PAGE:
Regional Excellence  

Susan Elkin was invited to The Bamboo House, Fourth Monkey’s new regional training centre in Bristol and jumped at the chance to discover more.

“This is one of the best decisions I have ever made” says Rosie who is talking to me in a comfortable meeting room at Fourth Monkey’s new training centre, The Bamboo House in Bristol. She, and two other students I’m chatting to, are doing the one year course in acting and theatre making and planning to apply for drama school at the end of it.

“This is the blanket I didn’t know I needed” says Abbie from Wales, who had to turn down a scholarship place at Mountview last year for family reasons. “I was deemed too young for drama school” adds Ellis, giving me a blue eyed grin and looking about 12 (he isn’t) over his face mask, “but the Fourth Monkey audition was the most challenging and the most fun, so here I am.”

The Bamboo House, which opened in September 2021 and is presented as “a regional centre of excellence”, is Fourth Monkey’s latest development. Founded by Steve Green (with whom Ellis tells me he clicked immediately) in 2010, Fourth Monkey is now well established in London in a building near Finsbury Park.

The new venture is part of Fourth Monkey’s commitment to make drama training increasingly accessible and inclusive – and to decentralise it. At present 39 students are enrolled on the one year foundation course in acting and theatre making and they work in three groups of 13. “That means they get plenty of individual attention says Head of Centre, Paloma Oakenfold, as she makes me tea and jokes that she’s quite good at that because she used to make it for Sean Holmes when she was assistant director at Lyric Hammersmith.

“Later this year we shall start the Foundation Degree here and there will be an MA, perhaps for ten students based here from September” says Paloma, who also runs the MA based at Fourth Monkey in London, which means a lot of familiarity with the trains between Bristol Temple Meads and London Paddington.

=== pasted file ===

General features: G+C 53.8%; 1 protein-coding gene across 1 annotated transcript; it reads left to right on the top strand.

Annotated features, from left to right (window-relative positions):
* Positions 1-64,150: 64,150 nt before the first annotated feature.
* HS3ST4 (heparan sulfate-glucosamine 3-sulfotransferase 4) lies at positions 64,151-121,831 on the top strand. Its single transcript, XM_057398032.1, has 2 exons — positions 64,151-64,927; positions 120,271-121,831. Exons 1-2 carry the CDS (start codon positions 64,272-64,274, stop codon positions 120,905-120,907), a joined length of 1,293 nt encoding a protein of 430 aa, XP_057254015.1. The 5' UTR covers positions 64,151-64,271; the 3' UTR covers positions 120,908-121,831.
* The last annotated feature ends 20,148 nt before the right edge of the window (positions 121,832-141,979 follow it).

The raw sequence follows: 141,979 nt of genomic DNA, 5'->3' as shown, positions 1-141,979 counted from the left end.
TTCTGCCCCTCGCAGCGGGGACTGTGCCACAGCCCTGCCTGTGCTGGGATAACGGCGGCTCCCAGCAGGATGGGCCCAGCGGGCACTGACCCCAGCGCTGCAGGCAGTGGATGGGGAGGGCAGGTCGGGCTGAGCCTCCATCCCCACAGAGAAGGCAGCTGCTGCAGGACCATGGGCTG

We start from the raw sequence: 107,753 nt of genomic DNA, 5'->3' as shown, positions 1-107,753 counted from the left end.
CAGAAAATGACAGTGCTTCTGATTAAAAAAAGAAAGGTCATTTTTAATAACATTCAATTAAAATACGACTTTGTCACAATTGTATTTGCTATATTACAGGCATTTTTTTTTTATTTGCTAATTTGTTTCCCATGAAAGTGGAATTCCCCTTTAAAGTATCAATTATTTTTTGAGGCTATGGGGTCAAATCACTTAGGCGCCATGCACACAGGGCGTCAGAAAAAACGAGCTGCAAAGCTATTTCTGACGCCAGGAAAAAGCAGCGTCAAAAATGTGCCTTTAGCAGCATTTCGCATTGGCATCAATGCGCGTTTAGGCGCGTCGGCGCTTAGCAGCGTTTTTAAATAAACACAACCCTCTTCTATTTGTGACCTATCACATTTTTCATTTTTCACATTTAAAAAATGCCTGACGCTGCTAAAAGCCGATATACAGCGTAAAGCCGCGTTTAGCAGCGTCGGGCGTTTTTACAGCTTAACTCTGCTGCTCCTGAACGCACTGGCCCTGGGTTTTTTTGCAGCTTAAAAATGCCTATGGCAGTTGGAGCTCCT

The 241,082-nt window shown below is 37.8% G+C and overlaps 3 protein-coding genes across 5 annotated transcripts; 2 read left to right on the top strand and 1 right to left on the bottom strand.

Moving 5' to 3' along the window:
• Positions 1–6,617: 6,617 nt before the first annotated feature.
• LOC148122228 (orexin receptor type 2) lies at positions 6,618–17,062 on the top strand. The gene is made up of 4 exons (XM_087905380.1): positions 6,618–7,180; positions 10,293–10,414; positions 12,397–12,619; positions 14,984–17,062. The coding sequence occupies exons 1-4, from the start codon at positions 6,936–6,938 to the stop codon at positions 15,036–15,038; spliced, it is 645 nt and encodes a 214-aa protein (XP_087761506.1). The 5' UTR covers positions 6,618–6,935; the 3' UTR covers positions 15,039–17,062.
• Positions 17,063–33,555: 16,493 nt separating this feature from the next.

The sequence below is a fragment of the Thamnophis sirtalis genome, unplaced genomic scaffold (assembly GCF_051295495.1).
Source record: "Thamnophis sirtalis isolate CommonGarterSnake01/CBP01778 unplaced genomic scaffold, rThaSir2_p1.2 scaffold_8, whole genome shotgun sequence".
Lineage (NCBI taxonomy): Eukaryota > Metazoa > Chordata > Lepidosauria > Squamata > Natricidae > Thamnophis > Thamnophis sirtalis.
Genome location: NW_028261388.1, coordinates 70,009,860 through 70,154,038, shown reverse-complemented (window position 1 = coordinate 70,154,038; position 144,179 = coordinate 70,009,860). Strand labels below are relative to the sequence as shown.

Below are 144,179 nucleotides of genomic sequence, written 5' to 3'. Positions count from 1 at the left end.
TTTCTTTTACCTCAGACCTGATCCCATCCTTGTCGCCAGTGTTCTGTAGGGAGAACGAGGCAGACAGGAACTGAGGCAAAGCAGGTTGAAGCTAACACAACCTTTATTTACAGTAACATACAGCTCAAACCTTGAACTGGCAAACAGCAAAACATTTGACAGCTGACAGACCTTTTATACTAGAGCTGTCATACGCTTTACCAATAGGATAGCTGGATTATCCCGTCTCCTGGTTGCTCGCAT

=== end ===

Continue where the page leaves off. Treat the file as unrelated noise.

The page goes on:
Paloma lives in Bristol and the staff who teach the students are all based in the area. “We want to offer work to people in this region. That’s part of the thinking” she tells me. I’m taken to watch part of an interesting class whose members are studying – on their feet –Jessica Swale’s Blue Stockings. Another class is writing, performing and feeding back on monologues. There’s a great deal of concentrated, committed work going on.

The building, which is Grade 2 listed, is stunning. As at Fourth Monkey in London, it’s a shoe-free zone, so you have to leave your boots or whatever at the door and pad about in your socks. It’s a quirky policy but it means that the carpets are spotless and the whole place immaculately clean. It also, I infer, symbolises respect for the shared space and the activity therein.

The Bamboo House is a spacious late Georgian/early Victorian town house on a serene, elegant square. There is a grassy tree-rich mini park in the centre of the square where students can mix in the open air, eat lunch and so on. You could hardly have a more idyllic setting – yet it’s only a short walk from the Cabot Centre, a shopping mall where some of the students have part-time jobs, and the rest of the city’s multifarious offerings including a rich theatre scene.

Fourth Monkey is renting the building, which has been collaboratively renovated by the landlord in line with the school’s needs. Thus the original main reception rooms and bedrooms are now big studios sympathetically modernised in line with Grade 2 listing requirements, in grey and white with dado rails and magnificent cast iron radiators still in place and painted in rich blue. The former servants’ quarters in the basement provide a kitchen, offices and recreation space. The top, attic floor is not yet in use but will be ready for MA students later this year. A staircase, with a nice antique wooden hand rail, winds its way up and is lit by a splendid lantern above in the roof. You’d be hard put to find a more attractive building to hone your craft in and, of course, there are some fine inspirational quotes on the walls – a Fourth Monkey trademark.

When Bristol Fourth Monkey students stage shows, it hooks up with local venues such as Circomedia, a converted church which is also on Portland Square. “The London MA students are coming to the Wardrobe Theatre in Bristol and we’re taking part in the Bath Festival” says Paloma, adding that she and her colleagues are very grateful for the large number of links they have. “We’re also running teacher training sessions to introduce ourselves to local teachers – the next one is fully booked which is very pleasing! – and, of course, all auditions are completely free.”

Finally, I ask Paloma why they picked Bristol. Isn’t there a crying need for good training in the north-east? “We knew there was a network we could tap into here and that’s working really well. Many of the students are from Bristol, but quite a few have moved here for the training and there’s SO much going on in the city”.

I suspect this won’t be Fourth Monkey’s last regional centre of excellence.